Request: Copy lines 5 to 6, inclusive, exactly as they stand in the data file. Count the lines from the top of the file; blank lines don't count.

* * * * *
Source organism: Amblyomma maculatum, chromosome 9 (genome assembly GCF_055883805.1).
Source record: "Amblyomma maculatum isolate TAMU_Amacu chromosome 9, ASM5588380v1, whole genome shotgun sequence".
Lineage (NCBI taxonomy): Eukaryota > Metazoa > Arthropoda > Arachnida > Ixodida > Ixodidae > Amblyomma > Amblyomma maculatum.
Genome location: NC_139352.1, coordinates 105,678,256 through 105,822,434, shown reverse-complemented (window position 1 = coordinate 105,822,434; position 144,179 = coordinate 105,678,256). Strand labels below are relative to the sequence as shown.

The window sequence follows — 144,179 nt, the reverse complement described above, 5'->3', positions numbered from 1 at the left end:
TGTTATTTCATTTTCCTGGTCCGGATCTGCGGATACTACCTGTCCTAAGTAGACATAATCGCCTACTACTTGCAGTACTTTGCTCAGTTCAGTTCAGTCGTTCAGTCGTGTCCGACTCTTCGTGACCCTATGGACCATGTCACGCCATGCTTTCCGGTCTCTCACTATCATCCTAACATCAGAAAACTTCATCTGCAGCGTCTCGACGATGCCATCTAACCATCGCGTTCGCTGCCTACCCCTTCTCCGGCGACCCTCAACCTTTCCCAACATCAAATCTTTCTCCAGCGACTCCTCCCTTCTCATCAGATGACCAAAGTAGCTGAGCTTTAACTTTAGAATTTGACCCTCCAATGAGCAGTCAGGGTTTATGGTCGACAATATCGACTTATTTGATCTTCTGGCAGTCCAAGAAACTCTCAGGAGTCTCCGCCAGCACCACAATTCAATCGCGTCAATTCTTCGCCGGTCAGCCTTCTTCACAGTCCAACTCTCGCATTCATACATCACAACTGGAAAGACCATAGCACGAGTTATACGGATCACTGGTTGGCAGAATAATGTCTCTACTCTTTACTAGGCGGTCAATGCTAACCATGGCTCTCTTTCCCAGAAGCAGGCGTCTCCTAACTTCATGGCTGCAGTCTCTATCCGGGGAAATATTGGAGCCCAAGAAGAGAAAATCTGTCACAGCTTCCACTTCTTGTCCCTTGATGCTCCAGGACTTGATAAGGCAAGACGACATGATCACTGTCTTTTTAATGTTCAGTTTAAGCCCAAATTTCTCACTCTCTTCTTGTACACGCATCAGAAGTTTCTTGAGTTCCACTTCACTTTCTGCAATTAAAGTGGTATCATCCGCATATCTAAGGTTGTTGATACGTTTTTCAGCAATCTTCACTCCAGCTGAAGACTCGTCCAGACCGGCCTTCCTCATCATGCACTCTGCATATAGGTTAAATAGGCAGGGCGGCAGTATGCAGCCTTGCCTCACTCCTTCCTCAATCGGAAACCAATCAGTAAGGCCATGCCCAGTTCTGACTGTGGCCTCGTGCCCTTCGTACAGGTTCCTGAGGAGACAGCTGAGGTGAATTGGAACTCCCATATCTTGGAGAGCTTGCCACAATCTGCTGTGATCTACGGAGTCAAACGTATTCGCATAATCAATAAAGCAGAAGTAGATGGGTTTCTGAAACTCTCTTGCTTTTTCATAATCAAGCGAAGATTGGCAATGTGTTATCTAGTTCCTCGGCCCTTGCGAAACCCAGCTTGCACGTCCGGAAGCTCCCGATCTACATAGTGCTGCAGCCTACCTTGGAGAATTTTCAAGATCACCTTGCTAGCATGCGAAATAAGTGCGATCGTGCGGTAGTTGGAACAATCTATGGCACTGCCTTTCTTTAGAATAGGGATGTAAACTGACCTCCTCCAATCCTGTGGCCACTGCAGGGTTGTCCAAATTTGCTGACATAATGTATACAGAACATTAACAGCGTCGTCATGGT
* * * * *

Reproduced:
The window sequence follows — 144,179 nt, the reverse complement described above, 5'->3', positions numbered from 1 at the left end:
TGTTATTTCATTTTCCTGGTCCGGATCTGCGGATACTACCTGTCCTAAGTAGACATAATCGCCTACTACTTGCAGTACTTTGCTCAGTTCAGTTCAGTCGTTCAGTCGTGTCCGACTCTTCGTGACCCTATGGACCATGTCACGCCATGCTTTCCGGTCTCTCACTATCATCCTAACATCAGAAAACTTCATCTGCAGCGTCTCGACGATGCCATCTAACCATCGCGTTCGCTGCCTACCCCTTCTCCGGCGACCCTCAACCTTTCCCAACATCAAATCTTTCTCCAGCGACTCCTCCCTTCTCATCAGATGACCAAAGTAGCTGAGCTTTAACTTTAGAATTTGACCCTCCAATGAGCAGTCAGGGTTTATGGTCGACAATATCGACTTATTTGATCTTCTGGCAGTCCAAGAAACTCTCAGGAGTCTCCGCCAGCACCACAATTCAATCGCGTCAATTCTTCGCCGGTCAGCCTTCTTCACAGTCCAACTCTCGCATTCATACATCACAACTGGAAAGACCATAGCACGAGTTATACGGATCACTGGTTGGCAGAATAATGTCTCTACTCTTTACTAGGCGGTCAATGCTAACCATGGCTCTCTTTCCCAGAAGCAGGCGTCTCCTAACTTCATGGCTGCAGTCTCTATCCGGGGAAATATTGGAGCCCAAGAAGAGAAAATCTGTCACAGCTTCCACTTCTTGTCCCTTGATGCTCCAGGACTTGATAAGGCAAGACGACATGATCACTGTCTTTTTAATGTTCAGTTTAAGCCCAAATTTCTCACTCTCTTCTTGTACACGCATCAGAAGTTTCTTGAGTTCCACTTCACTTTCTGCAATTAAAGTGGTATCATCCGCATATCTAAGGTTGTTGATACGTTTTTCAGCAATCTTCACTCCAGCTGAAGACTCGTCCAGACCGGCCTTCCTCATCATGCACTCTGCATATAGGTTAAATAGGCAGGGCGGCAGTATGCAGCCTTGCCTCACTCCTTCCTCAATCGGAAACCAATCAGTAAGGCCATGCCCAGTTCTGACTGTGGCCTCGTGCCCTTCGTACAGGTTCCTGAGGAGACAGCTGAGGTGAATTGGAACTCCCATATCTTGGAGAGCTTGCCACAATCTGCTGTGATCTACGGAGTCAAACGTATTCGCATAATCAATAAAGCAGAAGTAGATGGGTTTCTGAAACTCTCTTGCTTTTTCATAATCAAGCGAAGATTGGCAATGTGTTATCTAGTTCCTCGGCCCTTGCGAAACCCAGCTTGCACGTCCGGAAGCTCCCGATCTACATAGTGCTGCAGCCTACCTTGGAGAATTTTCAAGATCACCTTGCTAGCATGCGAAATAAGTGCGATCGTGCGGTAGTTGGAACAATCTATGGCACTGCCTTTCTTTAGAATAGGGATGTAAACTGACCTCCTCCAATCCTGTGGCCACTGCAGGGTTGTCCAAATTTGCTGACATAATGTATACAGAACATTAACAGCGTCGTCATGGT